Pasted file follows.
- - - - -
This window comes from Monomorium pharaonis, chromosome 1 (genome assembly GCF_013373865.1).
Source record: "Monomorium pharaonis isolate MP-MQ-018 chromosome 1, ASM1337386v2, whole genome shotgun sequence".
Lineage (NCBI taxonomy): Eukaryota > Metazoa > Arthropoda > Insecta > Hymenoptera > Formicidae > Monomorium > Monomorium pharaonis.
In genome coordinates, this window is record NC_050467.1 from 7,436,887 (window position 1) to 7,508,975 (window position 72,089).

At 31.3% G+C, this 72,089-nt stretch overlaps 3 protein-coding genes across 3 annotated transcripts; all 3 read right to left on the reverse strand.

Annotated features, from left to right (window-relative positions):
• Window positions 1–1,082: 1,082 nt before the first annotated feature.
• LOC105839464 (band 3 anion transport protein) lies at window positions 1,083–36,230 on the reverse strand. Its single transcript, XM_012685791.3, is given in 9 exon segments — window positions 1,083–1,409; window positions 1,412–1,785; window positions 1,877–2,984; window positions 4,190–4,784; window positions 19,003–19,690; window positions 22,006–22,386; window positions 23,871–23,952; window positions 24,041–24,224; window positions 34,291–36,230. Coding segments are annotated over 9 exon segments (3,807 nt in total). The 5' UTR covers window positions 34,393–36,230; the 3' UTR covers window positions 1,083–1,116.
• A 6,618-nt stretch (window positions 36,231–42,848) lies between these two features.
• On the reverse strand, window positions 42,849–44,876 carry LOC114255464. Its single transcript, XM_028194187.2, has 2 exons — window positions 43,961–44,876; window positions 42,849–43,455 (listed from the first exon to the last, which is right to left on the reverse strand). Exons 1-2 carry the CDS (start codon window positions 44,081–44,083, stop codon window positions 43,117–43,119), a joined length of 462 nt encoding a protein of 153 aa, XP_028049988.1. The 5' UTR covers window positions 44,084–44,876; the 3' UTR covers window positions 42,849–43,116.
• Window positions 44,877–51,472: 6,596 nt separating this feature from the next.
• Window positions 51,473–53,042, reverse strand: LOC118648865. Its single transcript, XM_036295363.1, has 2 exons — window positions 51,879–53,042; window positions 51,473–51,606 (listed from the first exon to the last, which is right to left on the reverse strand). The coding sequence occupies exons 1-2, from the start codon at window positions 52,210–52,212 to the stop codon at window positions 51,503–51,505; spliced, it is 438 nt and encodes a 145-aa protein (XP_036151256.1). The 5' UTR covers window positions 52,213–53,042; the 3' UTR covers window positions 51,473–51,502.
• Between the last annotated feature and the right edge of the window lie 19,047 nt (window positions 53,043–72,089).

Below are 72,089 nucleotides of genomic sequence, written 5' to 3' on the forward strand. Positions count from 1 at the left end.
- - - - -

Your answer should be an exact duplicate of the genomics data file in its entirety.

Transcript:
This window comes from Monomorium pharaonis, chromosome 1 (genome assembly GCF_013373865.1).
Source record: "Monomorium pharaonis isolate MP-MQ-018 chromosome 1, ASM1337386v2, whole genome shotgun sequence".
Lineage (NCBI taxonomy): Eukaryota > Metazoa > Arthropoda > Insecta > Hymenoptera > Formicidae > Monomorium > Monomorium pharaonis.
In genome coordinates, this window is record NC_050467.1 from 7,436,887 (window position 1) to 7,508,975 (window position 72,089).

At 31.3% G+C, this 72,089-nt stretch overlaps 3 protein-coding genes across 3 annotated transcripts; all 3 read right to left on the reverse strand.

Annotated features, from left to right (window-relative positions):
• Window positions 1–1,082: 1,082 nt before the first annotated feature.
• LOC105839464 (band 3 anion transport protein) lies at window positions 1,083–36,230 on the reverse strand. Its single transcript, XM_012685791.3, is given in 9 exon segments — window positions 1,083–1,409; window positions 1,412–1,785; window positions 1,877–2,984; window positions 4,190–4,784; window positions 19,003–19,690; window positions 22,006–22,386; window positions 23,871–23,952; window positions 24,041–24,224; window positions 34,291–36,230. Coding segments are annotated over 9 exon segments (3,807 nt in total). The 5' UTR covers window positions 34,393–36,230; the 3' UTR covers window positions 1,083–1,116.
• A 6,618-nt stretch (window positions 36,231–42,848) lies between these two features.
• On the reverse strand, window positions 42,849–44,876 carry LOC114255464. Its single transcript, XM_028194187.2, has 2 exons — window positions 43,961–44,876; window positions 42,849–43,455 (listed from the first exon to the last, which is right to left on the reverse strand). Exons 1-2 carry the CDS (start codon window positions 44,081–44,083, stop codon window positions 43,117–43,119), a joined length of 462 nt encoding a protein of 153 aa, XP_028049988.1. The 5' UTR covers window positions 44,084–44,876; the 3' UTR covers window positions 42,849–43,116.
• Window positions 44,877–51,472: 6,596 nt separating this feature from the next.
• Window positions 51,473–53,042, reverse strand: LOC118648865. Its single transcript, XM_036295363.1, has 2 exons — window positions 51,879–53,042; window positions 51,473–51,606 (listed from the first exon to the last, which is right to left on the reverse strand). The coding sequence occupies exons 1-2, from the start codon at window positions 52,210–52,212 to the stop codon at window positions 51,503–51,505; spliced, it is 438 nt and encodes a 145-aa protein (XP_036151256.1). The 5' UTR covers window positions 52,213–53,042; the 3' UTR covers window positions 51,473–51,502.
• Between the last annotated feature and the right edge of the window lie 19,047 nt (window positions 53,043–72,089).

Below are 72,089 nucleotides of genomic sequence, written 5' to 3' on the forward strand. Positions count from 1 at the left end.